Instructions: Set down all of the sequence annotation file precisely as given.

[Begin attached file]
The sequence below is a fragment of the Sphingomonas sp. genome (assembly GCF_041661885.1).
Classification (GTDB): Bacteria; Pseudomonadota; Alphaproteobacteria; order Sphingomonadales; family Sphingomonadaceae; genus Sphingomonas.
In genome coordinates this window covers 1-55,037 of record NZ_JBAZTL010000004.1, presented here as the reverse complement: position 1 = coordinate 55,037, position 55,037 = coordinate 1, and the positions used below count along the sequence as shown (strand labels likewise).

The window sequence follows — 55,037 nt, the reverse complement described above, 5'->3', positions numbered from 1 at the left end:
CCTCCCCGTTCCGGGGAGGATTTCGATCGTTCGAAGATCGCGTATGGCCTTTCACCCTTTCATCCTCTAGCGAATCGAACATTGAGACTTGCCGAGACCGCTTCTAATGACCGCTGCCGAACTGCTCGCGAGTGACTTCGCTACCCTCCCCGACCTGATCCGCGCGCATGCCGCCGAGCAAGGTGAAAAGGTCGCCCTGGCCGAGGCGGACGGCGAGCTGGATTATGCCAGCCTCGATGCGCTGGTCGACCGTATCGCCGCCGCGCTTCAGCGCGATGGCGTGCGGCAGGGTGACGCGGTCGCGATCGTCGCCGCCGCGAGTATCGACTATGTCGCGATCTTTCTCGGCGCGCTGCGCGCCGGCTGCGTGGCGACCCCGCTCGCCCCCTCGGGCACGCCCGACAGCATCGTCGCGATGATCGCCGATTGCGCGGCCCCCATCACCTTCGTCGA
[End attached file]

The sequence below is a fragment of the Sphingomonas sp. genome (assembly GCF_041661885.1).
Classification (GTDB): Bacteria; Pseudomonadota; Alphaproteobacteria; order Sphingomonadales; family Sphingomonadaceae; genus Sphingomonas.
In genome coordinates this window covers 1-55,037 of record NZ_JBAZTL010000004.1, presented here as the reverse complement: position 1 = coordinate 55,037, position 55,037 = coordinate 1, and the positions used below count along the sequence as shown (strand labels likewise).

The window sequence follows — 55,037 nt, the reverse complement described above, 5'->3', positions numbered from 1 at the left end:
CCTCCCCGTTCCGGGGAGGATTTCGATCGTTCGAAGATCGCGTATGGCCTTTCACCCTTTCATCCTCTAGCGAATCGAACATTGAGACTTGCCGAGACCGCTTCTAATGACCGCTGCCGAACTGCTCGCGAGTGACTTCGCTACCCTCCCCGACCTGATCCGCGCGCATGCCGCCGAGCAAGGTGAAAAGGTCGCCCTGGCCGAGGCGGACGGCGAGCTGGATTATGCCAGCCTCGATGCGCTGGTCGACCGTATCGCCGCCGCGCTTCAGCGCGATGGCGTGCGGCAGGGTGACGCGGTCGCGATCGTCGCCGCCGCGAGTATCGACTATGTCGCGATCTTTCTCGGCGCGCTGCGCGCCGGCTGCGTGGCGACCCCGCTCGCCCCCTCGGGCACGCCCGACAGCATCGTCGCGATGATCGCCGATTGCGCGGCCCCCATCACCTTCGTCGA